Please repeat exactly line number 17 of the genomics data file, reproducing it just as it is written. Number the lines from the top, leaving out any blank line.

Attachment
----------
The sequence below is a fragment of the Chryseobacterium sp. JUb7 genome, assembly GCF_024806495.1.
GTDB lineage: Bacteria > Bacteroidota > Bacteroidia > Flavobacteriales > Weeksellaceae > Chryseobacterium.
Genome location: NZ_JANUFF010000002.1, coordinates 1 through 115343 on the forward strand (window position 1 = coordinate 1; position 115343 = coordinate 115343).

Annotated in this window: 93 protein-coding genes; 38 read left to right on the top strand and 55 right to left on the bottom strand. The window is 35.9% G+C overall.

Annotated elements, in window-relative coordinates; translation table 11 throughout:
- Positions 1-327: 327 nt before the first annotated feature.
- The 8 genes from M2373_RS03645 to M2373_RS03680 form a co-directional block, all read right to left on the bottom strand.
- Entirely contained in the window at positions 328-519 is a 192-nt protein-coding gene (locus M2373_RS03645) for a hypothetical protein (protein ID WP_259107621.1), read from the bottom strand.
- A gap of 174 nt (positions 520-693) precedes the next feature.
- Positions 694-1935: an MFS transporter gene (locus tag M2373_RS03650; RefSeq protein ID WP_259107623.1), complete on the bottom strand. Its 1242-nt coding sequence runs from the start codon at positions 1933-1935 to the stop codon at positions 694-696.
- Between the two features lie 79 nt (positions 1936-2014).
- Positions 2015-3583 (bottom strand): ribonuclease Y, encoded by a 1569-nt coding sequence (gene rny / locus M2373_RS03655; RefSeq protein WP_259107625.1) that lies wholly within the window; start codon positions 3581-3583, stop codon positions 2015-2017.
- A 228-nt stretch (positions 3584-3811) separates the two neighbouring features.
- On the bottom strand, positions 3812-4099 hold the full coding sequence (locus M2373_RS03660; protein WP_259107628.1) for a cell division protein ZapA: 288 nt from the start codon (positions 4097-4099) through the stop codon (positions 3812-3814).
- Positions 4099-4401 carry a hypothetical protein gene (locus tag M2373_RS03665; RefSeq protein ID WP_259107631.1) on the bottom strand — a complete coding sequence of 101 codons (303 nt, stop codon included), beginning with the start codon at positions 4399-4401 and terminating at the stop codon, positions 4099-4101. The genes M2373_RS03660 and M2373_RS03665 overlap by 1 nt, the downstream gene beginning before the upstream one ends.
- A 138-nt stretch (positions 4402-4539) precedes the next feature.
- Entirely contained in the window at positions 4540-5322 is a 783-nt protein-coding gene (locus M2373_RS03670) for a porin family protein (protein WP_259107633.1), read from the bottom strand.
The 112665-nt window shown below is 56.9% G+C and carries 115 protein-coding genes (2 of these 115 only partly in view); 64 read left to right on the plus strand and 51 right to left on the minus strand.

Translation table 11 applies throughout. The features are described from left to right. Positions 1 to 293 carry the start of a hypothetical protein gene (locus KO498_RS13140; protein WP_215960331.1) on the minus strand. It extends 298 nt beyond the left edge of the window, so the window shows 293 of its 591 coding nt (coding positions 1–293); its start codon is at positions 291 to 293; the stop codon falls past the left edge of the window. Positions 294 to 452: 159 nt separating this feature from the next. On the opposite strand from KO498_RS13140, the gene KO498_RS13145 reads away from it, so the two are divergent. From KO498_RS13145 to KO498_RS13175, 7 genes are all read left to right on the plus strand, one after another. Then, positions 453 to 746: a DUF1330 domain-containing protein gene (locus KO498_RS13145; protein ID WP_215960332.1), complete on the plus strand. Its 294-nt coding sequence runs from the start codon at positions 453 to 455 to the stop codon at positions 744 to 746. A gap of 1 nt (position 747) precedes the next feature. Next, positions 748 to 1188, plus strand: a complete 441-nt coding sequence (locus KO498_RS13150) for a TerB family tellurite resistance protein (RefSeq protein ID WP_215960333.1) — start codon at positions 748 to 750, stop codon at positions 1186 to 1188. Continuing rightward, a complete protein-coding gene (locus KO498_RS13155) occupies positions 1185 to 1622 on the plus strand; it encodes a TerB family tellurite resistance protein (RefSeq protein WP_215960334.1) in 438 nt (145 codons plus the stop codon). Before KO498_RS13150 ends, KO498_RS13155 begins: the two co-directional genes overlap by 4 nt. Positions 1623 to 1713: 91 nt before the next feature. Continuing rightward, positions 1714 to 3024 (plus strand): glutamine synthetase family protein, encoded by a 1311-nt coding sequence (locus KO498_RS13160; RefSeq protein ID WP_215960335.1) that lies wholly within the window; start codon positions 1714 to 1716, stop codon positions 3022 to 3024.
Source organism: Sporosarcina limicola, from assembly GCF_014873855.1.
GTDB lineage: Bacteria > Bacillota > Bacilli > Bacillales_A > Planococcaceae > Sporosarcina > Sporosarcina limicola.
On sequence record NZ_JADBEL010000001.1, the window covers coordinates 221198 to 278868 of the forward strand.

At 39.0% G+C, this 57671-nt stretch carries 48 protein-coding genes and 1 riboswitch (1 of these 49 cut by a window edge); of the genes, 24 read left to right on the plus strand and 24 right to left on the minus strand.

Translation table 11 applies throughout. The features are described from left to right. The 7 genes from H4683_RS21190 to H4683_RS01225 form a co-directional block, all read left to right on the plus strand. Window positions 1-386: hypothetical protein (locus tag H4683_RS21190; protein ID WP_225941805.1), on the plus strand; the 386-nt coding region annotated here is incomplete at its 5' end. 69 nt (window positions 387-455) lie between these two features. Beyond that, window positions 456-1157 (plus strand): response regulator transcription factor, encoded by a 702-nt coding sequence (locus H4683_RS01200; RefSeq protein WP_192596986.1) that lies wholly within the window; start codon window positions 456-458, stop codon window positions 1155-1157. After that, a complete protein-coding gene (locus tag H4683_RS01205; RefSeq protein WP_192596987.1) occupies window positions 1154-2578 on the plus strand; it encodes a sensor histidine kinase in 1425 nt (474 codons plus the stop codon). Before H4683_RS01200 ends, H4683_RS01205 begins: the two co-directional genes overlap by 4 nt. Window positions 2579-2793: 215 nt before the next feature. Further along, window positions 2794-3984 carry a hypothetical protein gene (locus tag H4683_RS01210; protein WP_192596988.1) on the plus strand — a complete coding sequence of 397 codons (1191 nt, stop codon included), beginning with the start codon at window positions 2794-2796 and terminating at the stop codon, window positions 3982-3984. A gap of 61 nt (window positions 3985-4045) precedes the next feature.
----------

- Entirely contained in the window at positions 4540-5322 is a 783-nt protein-coding gene (locus M2373_RS03670) for a porin family protein (protein WP_259107633.1), read from the bottom strand.